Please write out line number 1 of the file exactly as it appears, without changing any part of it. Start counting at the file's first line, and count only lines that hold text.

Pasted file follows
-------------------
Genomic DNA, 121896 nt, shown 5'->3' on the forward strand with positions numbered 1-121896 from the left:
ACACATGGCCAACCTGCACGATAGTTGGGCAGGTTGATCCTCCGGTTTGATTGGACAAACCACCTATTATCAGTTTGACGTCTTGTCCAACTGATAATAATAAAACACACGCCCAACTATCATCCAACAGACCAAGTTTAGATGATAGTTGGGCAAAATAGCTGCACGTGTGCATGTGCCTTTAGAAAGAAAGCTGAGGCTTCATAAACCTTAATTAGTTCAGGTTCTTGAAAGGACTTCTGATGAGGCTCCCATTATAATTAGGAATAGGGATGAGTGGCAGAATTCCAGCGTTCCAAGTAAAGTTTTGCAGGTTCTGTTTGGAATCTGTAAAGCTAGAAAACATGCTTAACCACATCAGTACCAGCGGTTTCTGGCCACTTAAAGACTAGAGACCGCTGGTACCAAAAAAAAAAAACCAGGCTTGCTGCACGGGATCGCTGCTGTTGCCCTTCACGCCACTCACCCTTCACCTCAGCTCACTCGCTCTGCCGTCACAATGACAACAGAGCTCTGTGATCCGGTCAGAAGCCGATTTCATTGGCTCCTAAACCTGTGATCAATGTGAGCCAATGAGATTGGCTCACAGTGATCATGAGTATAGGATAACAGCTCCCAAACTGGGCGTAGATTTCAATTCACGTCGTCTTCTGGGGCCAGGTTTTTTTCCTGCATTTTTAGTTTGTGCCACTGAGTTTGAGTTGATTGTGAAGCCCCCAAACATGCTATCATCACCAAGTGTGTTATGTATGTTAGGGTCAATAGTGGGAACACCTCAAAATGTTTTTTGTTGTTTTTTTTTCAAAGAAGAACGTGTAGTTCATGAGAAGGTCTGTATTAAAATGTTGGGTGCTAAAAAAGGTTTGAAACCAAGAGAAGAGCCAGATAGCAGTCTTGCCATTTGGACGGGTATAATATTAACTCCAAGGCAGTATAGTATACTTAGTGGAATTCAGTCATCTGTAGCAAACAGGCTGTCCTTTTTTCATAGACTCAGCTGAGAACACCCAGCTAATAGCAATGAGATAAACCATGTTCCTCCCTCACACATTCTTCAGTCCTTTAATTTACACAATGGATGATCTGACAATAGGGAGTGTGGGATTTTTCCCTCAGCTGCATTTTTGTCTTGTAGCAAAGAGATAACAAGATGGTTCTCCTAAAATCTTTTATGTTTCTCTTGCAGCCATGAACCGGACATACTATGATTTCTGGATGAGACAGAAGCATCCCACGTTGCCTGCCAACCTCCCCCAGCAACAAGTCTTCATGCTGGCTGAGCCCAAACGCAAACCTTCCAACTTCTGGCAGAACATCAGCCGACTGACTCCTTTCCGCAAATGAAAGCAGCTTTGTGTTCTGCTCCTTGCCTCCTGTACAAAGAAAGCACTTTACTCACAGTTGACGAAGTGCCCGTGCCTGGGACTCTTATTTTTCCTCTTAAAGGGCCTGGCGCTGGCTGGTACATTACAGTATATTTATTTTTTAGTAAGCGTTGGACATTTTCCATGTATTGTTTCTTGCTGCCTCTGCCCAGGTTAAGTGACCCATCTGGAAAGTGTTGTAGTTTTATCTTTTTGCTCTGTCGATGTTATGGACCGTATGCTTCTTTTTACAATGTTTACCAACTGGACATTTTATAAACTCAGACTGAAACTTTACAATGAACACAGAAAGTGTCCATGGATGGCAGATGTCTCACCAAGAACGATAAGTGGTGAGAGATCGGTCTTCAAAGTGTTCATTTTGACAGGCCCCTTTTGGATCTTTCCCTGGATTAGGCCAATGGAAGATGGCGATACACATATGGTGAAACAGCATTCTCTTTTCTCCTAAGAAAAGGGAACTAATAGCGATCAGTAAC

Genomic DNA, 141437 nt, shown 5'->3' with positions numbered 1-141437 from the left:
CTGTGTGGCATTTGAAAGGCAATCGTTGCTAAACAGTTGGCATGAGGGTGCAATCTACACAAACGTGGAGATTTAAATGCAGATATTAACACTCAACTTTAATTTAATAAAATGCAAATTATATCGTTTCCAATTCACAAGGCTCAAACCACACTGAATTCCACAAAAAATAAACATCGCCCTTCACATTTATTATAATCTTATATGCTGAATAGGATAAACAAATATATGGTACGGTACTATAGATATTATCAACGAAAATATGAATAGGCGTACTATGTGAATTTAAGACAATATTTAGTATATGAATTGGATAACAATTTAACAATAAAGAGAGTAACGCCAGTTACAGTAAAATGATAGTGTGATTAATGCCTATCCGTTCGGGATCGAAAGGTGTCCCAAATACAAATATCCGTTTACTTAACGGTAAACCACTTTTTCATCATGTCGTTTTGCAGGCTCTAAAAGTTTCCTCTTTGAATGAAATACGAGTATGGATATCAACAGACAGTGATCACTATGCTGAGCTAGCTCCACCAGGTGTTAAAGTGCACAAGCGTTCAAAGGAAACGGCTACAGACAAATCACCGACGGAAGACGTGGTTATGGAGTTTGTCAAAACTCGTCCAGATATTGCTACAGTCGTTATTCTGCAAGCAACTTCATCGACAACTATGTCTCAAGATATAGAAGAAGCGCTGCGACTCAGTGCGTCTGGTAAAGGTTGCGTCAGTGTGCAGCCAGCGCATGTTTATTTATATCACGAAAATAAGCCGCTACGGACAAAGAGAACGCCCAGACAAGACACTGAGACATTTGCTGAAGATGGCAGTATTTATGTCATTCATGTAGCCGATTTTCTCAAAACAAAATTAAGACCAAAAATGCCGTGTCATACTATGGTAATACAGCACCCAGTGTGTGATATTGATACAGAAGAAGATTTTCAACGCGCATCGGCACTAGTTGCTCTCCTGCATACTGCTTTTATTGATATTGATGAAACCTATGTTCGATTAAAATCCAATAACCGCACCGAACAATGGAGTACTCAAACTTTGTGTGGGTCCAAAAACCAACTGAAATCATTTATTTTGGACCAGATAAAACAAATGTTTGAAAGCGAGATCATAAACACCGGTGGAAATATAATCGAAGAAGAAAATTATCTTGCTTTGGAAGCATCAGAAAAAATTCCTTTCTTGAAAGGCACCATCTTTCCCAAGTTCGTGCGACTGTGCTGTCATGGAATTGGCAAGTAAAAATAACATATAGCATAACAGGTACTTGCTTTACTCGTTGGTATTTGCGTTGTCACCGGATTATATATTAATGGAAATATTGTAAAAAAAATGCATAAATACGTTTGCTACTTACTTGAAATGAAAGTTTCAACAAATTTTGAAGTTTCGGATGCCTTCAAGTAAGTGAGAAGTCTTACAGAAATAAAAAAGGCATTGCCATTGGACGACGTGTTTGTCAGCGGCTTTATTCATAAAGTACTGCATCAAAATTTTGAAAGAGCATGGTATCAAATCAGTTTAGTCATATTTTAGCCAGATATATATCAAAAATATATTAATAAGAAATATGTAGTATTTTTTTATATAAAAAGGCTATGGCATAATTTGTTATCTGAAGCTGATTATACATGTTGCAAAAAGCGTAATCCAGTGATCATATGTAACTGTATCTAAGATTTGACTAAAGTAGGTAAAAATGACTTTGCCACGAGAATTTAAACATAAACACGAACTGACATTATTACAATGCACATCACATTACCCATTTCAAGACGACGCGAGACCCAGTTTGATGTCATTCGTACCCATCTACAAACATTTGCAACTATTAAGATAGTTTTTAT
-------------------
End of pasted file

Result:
Genomic DNA, 121896 nt, shown 5'->3' on the forward strand with positions numbered 1-121896 from the left: